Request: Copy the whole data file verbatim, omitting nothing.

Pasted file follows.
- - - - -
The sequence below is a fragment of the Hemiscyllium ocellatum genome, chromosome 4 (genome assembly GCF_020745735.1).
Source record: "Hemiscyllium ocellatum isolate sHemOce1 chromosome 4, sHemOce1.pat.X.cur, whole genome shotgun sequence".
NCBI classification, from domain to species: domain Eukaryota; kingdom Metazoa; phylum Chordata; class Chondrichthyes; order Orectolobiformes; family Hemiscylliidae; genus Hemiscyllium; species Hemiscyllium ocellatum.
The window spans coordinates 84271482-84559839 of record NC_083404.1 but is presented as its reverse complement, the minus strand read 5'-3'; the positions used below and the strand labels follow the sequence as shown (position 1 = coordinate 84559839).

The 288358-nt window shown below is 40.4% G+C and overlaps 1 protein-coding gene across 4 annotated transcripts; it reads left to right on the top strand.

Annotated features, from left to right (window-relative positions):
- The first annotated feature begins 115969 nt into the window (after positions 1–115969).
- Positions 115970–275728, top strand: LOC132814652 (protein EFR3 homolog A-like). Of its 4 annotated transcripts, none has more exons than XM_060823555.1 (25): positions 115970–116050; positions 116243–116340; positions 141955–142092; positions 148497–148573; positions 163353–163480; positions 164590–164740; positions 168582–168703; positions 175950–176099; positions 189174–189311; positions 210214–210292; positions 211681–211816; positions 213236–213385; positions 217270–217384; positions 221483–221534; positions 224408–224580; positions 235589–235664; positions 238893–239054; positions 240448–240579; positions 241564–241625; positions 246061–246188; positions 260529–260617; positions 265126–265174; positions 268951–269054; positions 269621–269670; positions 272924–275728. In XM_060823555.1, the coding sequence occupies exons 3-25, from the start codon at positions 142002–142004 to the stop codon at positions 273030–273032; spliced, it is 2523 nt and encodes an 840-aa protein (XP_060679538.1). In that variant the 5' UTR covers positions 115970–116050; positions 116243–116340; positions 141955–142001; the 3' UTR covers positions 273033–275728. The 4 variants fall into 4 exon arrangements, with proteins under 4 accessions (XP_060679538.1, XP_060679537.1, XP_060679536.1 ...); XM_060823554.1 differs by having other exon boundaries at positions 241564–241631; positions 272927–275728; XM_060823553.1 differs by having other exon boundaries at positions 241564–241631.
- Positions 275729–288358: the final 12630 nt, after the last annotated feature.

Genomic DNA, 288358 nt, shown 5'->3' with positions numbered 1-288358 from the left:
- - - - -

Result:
The sequence below is a fragment of the Hemiscyllium ocellatum genome, chromosome 4 (genome assembly GCF_020745735.1).
Source record: "Hemiscyllium ocellatum isolate sHemOce1 chromosome 4, sHemOce1.pat.X.cur, whole genome shotgun sequence".
NCBI classification, from domain to species: domain Eukaryota; kingdom Metazoa; phylum Chordata; class Chondrichthyes; order Orectolobiformes; family Hemiscylliidae; genus Hemiscyllium; species Hemiscyllium ocellatum.
The window spans coordinates 84271482-84559839 of record NC_083404.1 but is presented as its reverse complement, the minus strand read 5'-3'; the positions used below and the strand labels follow the sequence as shown (position 1 = coordinate 84559839).

The 288358-nt window shown below is 40.4% G+C and overlaps 1 protein-coding gene across 4 annotated transcripts; it reads left to right on the top strand.

Annotated features, from left to right (window-relative positions):
- The first annotated feature begins 115969 nt into the window (after positions 1–115969).
- Positions 115970–275728, top strand: LOC132814652 (protein EFR3 homolog A-like). Of its 4 annotated transcripts, none has more exons than XM_060823555.1 (25): positions 115970–116050; positions 116243–116340; positions 141955–142092; positions 148497–148573; positions 163353–163480; positions 164590–164740; positions 168582–168703; positions 175950–176099; positions 189174–189311; positions 210214–210292; positions 211681–211816; positions 213236–213385; positions 217270–217384; positions 221483–221534; positions 224408–224580; positions 235589–235664; positions 238893–239054; positions 240448–240579; positions 241564–241625; positions 246061–246188; positions 260529–260617; positions 265126–265174; positions 268951–269054; positions 269621–269670; positions 272924–275728. In XM_060823555.1, the coding sequence occupies exons 3-25, from the start codon at positions 142002–142004 to the stop codon at positions 273030–273032; spliced, it is 2523 nt and encodes an 840-aa protein (XP_060679538.1). In that variant the 5' UTR covers positions 115970–116050; positions 116243–116340; positions 141955–142001; the 3' UTR covers positions 273033–275728. The 4 variants fall into 4 exon arrangements, with proteins under 4 accessions (XP_060679538.1, XP_060679537.1, XP_060679536.1 ...); XM_060823554.1 differs by having other exon boundaries at positions 241564–241631; positions 272927–275728; XM_060823553.1 differs by having other exon boundaries at positions 241564–241631.
- Positions 275729–288358: the final 12630 nt, after the last annotated feature.

Genomic DNA, 288358 nt, shown 5'->3' with positions numbered 1-288358 from the left: